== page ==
I was always rooting for the underdog, though my winners never won. It was those last struggling seconds that seemed always to captivate me most, when it had to be then, or never. That razor’s edge, where one really knew about life and death, to make it or not to make it, to be victorious or vanquished. I pondered these thoughts often, or thoughts like these, though probably more vague and juvenile, while shivering in an empty enameled tub, glistening wet, at the glorious and tragic end of the game, of the ritual, staring at the shinny-rimmed hole, squatting and peering down, listening to those last gurgles that signified my “horse’s” loss once again.
We were young, before we learned how not to be naked. My sister and I took baths together in an old ball-foot tub. It was a smooth, glistening white tub, with faint hairline cracks in the enamel that looked like little spider webs. There was worn-out enamel around the drain that seemed sort of like a hole in the sole of a worn out shoe The water was always just a touch too hot, and entry was its own adventure. It was my time to prove my bravery to my little sister, and to my mother, who never seemed as impressed.
Mother would always take my sister out of the bath first, to work on her tangles. I stayed in longer because I was dirtier, because I was older, because I was a boy. After awhile my mother would say “pull the plug” and I would, with relish. For now, the game, the ritual, the race began again.
Carefully, I placed some piece of flotsam behind me, at the far end of the tub from the faucets, from the drain, and observed, noting its characteristics. These were my horses, my winners: a hair, a floating chunk of soap, perhaps some lint. Then I pulled the plug, fired the starting gun, flung open the gates.
First there was the sound, the rush of water filling the empty pipes and then a subtle disturbance on the surface followed by the slow movement of water. I tracked the flotsam horse with g rowing anticipation, monitoring the water’s growing momentum, watching the awkward dance of the little whirlwind over the drain.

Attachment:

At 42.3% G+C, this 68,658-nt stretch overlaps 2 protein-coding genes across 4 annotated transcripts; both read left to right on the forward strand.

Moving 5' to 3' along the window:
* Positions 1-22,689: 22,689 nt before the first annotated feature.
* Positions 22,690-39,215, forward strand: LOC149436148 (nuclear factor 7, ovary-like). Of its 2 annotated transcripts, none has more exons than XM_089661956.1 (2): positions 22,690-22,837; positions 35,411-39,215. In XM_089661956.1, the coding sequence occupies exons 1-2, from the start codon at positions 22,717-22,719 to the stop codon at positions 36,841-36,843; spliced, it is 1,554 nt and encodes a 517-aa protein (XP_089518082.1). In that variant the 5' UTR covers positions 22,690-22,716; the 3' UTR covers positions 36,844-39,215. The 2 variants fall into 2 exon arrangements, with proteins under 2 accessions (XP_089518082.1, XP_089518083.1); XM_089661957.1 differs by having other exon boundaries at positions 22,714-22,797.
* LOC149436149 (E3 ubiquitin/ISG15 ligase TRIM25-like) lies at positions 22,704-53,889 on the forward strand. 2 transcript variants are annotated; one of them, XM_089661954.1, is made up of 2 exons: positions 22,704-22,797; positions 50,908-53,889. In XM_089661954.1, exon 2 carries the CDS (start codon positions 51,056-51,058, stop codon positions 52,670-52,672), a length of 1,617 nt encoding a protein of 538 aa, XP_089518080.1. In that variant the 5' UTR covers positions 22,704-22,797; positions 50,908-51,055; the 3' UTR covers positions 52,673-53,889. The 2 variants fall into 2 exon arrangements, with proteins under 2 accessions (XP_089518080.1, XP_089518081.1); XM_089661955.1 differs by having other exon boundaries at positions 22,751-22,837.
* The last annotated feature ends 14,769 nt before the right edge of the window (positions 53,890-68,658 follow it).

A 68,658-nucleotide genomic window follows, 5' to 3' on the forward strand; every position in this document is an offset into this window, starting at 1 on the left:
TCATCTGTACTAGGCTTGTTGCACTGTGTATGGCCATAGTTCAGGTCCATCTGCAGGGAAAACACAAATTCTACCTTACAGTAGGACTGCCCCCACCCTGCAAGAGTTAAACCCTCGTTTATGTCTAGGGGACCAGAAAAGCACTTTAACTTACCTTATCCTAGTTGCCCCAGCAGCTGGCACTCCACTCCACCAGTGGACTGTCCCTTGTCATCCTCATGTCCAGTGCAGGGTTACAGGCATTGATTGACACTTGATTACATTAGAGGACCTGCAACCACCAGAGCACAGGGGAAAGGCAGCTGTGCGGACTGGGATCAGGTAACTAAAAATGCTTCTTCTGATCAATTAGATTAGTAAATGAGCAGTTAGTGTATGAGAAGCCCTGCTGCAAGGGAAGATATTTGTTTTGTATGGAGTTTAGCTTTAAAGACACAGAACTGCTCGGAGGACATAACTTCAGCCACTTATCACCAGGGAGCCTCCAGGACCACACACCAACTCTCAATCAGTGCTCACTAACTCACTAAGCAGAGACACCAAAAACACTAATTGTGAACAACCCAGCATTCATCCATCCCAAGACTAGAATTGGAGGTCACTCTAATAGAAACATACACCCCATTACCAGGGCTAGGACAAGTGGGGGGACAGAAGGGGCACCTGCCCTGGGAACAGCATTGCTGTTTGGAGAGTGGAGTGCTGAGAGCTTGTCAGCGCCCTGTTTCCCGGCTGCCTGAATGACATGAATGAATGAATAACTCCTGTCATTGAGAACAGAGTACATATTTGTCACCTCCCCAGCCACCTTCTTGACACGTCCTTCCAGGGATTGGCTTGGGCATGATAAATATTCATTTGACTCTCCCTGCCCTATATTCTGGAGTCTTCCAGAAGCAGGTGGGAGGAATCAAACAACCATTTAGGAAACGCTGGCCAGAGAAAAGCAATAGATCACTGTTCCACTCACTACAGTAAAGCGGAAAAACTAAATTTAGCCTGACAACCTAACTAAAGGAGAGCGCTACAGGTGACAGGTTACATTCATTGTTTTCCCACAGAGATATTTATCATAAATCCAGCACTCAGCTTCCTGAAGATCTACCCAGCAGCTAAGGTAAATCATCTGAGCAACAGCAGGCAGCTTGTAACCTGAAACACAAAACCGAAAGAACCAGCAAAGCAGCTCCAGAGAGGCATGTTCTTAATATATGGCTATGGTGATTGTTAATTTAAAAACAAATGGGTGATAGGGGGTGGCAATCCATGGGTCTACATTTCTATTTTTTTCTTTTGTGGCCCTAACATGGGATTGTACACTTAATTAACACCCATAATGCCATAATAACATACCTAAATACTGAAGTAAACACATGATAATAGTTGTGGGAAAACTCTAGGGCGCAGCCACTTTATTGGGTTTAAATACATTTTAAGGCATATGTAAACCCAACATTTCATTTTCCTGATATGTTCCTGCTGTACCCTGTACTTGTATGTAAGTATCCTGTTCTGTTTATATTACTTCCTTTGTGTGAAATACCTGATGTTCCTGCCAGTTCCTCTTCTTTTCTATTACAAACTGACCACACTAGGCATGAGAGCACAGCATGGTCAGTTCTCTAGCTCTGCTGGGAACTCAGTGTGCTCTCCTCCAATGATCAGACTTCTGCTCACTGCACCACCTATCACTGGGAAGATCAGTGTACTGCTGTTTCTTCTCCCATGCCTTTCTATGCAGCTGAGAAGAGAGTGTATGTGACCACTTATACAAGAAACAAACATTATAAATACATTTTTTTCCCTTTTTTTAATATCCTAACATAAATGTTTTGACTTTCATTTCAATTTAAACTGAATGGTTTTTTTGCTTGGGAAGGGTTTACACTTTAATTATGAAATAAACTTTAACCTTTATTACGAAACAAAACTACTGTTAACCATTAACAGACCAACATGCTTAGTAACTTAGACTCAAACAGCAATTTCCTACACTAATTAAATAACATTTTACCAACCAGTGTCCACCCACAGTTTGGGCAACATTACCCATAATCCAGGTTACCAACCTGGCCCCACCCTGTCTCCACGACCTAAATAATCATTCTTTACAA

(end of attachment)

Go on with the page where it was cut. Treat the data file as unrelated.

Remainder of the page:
As the water level lowered, I shifted to a kneeling position, watching my long-shot go around me or through my legs, at which point I would squat, positioned to watch my horse win, my horse overcome the odds, overcome the current, the gravity, and demonstrate to me, to the world, at long last, victory. Victory over inevitability, over all that which is predetermined or fore-ordained, of all that is ruled by rules and probability. Often at this point I would vaguely become aware of my mother’s voice somewhere in the distance asking me to hurry. But I squeezed it out. The race was on, the ritual begun.
I knew almost “by-heart” the path my horse would take. Straight down the middle until, picking up steam, he would swing to the left, suddenly caught in the pull, but fighting outward. He would struggle, and I would agonize for him, trying to will him free, to desire for him victory so intensely that he broke the spell. The more the concentric rings tightened, the more the orbit closed around the drain, the more focused I became, and the more anxious. Though the whole race was actually over in seconds, the space in my mind’s time reckoning was vacuous and seemingly eternal, a lifetime of almost suspended, breath holding, vicarious clinging to the precipice. And then it would end, my horse having disappeared, down the drain.
There was always a delayed reaction within me; I would stare for a moment in disbelief, incredulously, and then suddenly and expectantly, but with a familiar dread, spring towards the drain to peer down the dark hole, hoping against hope. But there was nothing,
just the familiar gurgling sound, and the slow dawning of disappointment and frustration,
as I simultaneously became aware of my foolish position, cold, wet, naked, squatting in the empty tub, and mother calling.
Originally appears in Voice of the Hill, Vol. 3, No. 4 July 2001